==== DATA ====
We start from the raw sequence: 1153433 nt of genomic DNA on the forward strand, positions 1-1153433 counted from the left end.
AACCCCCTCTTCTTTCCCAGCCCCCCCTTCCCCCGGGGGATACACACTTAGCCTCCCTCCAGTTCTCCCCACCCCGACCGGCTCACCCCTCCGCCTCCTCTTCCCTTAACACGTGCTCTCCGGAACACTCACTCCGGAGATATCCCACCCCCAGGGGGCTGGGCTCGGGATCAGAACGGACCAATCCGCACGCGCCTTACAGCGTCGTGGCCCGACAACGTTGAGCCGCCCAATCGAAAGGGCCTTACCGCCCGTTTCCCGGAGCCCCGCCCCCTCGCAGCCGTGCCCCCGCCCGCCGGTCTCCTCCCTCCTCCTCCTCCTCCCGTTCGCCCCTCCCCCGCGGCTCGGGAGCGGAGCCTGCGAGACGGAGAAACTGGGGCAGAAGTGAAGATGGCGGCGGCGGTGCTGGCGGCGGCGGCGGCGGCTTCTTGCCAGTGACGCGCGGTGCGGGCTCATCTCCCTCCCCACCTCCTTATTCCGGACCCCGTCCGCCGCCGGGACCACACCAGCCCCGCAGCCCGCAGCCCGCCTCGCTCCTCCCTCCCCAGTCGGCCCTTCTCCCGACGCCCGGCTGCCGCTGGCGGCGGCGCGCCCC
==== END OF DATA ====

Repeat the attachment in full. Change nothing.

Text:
We start from the raw sequence: 1153433 nt of genomic DNA on the forward strand, positions 1-1153433 counted from the left end.
AACCCCCTCTTCTTTCCCAGCCCCCCCTTCCCCCGGGGGATACACACTTAGCCTCCCTCCAGTTCTCCCCACCCCGACCGGCTCACCCCTCCGCCTCCTCTTCCCTTAACACGTGCTCTCCGGAACACTCACTCCGGAGATATCCCACCCCCAGGGGGCTGGGCTCGGGATCAGAACGGACCAATCCGCACGCGCCTTACAGCGTCGTGGCCCGACAACGTTGAGCCGCCCAATCGAAAGGGCCTTACCGCCCGTTTCCCGGAGCCCCGCCCCCTCGCAGCCGTGCCCCCGCCCGCCGGTCTCCTCCCTCCTCCTCCTCCTCCCGTTCGCCCCTCCCCCGCGGCTCGGGAGCGGAGCCTGCGAGACGGAGAAACTGGGGCAGAAGTGAAGATGGCGGCGGCGGTGCTGGCGGCGGCGGCGGCGGCTTCTTGCCAGTGACGCGCGGTGCGGGCTCATCTCCCTCCCCACCTCCTTATTCCGGACCCCGTCCGCCGCCGGGACCACACCAGCCCCGCAGCCCGCAGCCCGCCTCGCTCCTCCCTCCCCAGTCGGCCCTTCTCCCGACGCCCGGCTGCCGCTGGCGGCGGCGCGCCCC